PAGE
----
Shakespeare Society: As You Like It

West End Library

Shakespeare Society: As You Like It

Einstein’s Theory of Relativity posits that time is relative. A Kantian would insist that time is a form of intuition. However, a Fool -- indeed, the Fool in As You Like It -- aptly describes time as an unforgiving, continuous series of hours:

“It is ten o’clock.
Thus we may see,” quoth he, “how the world wags.
’Tis but an hour ago since it was nine,
And after one hour more ’twill be eleven.
And so from hour to hour we ripe and ripe,
And then from hour to hour we rot and rot,
And thereby hangs a tale.” (2.7.23-29)

Whatever your definition, in As You Like It time certainly does not seem to exist, at least in a way that an hourglass or Omega wristwatch can convey. Much of the play’s action occurs in the Forest of Arden, a setting rich in the iambic pentameters of various characters but notably devoid of clocks.  And indeed, a besotted Orlando hangs poems on trees in an attempt to win the hand of his crush Rosalind. Why does he do this?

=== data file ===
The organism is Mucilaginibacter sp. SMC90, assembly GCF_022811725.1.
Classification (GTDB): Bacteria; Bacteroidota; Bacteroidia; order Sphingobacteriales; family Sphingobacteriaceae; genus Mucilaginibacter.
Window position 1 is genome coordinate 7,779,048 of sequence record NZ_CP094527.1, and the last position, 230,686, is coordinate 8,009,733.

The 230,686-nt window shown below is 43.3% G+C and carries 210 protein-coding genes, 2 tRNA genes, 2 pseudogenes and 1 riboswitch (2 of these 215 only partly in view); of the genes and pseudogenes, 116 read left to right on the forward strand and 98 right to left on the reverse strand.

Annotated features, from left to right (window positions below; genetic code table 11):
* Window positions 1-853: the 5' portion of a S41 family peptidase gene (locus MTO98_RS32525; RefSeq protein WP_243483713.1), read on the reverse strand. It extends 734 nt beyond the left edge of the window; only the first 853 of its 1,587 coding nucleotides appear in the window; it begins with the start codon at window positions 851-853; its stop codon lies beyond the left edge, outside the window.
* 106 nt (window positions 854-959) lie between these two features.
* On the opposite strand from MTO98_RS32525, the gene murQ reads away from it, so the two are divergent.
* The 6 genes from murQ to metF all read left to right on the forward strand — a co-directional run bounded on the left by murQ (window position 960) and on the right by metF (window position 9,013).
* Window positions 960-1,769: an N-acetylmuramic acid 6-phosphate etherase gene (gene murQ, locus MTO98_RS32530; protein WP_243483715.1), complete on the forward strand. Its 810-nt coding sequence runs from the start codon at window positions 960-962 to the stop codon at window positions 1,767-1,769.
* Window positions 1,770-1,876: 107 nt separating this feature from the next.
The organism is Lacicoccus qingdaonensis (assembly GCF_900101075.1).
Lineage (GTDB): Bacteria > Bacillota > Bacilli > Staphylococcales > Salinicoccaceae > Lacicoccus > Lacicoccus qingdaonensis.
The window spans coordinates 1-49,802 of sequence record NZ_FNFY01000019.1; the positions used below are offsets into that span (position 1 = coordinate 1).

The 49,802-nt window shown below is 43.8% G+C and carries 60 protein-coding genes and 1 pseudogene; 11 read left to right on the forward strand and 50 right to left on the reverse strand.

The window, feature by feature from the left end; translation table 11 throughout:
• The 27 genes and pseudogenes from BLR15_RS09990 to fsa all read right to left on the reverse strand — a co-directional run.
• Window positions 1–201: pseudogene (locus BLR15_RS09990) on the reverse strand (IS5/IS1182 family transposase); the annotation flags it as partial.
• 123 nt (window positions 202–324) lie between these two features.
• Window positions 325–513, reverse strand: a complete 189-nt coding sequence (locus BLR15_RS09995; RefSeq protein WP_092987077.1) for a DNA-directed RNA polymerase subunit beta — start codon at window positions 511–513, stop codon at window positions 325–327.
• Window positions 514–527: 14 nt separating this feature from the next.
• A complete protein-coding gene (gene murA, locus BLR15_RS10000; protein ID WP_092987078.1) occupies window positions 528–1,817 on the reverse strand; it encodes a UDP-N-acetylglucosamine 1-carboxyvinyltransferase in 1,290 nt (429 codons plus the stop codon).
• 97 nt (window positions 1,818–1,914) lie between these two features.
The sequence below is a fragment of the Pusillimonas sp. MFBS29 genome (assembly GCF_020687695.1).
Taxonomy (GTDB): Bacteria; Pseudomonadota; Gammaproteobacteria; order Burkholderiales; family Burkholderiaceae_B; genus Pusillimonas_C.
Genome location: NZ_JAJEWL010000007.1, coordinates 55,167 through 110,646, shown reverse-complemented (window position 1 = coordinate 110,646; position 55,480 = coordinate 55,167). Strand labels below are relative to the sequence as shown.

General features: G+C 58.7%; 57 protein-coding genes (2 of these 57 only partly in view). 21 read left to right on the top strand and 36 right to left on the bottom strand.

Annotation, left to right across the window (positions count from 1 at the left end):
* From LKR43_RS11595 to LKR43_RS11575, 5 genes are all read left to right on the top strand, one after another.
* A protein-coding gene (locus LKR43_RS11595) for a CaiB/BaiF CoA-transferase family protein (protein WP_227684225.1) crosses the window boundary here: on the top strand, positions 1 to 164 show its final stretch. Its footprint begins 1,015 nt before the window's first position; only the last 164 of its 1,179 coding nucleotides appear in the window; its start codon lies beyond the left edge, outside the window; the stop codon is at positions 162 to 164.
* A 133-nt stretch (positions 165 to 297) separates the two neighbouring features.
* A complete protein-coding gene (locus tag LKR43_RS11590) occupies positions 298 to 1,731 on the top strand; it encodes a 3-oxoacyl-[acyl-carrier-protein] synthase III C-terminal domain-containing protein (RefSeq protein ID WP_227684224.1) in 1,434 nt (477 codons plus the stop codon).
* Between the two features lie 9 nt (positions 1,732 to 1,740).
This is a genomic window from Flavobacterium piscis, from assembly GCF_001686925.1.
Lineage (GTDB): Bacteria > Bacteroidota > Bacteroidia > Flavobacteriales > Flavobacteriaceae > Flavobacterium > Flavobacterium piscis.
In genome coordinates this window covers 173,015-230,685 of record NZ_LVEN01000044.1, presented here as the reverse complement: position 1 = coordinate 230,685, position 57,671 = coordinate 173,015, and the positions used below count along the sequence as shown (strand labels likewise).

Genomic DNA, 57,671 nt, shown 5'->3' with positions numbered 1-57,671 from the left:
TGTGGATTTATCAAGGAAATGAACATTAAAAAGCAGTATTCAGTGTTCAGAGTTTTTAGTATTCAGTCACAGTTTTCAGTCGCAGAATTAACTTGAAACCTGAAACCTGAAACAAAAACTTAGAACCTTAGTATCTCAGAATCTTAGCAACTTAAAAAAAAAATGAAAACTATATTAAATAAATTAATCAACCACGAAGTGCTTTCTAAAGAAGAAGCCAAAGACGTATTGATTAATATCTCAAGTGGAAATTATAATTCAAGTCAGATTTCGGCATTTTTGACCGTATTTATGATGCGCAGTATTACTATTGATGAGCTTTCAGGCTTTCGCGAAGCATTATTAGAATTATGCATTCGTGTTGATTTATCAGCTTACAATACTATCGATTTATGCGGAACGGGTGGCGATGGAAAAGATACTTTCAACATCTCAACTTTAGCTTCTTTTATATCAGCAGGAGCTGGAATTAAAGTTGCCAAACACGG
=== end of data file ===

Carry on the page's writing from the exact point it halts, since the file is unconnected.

On November 16, 2021, 12 participants met virtually via WebEx to discuss this question and several others in an attempt to understand just what the Bard was really getting at with this play. Ultimately perhaps time, love, poetry, identity, and friendship are simply as the title suggests -- as you like it.

Learn more about the Shakespeare Society: Comedies here.

--My Nguyen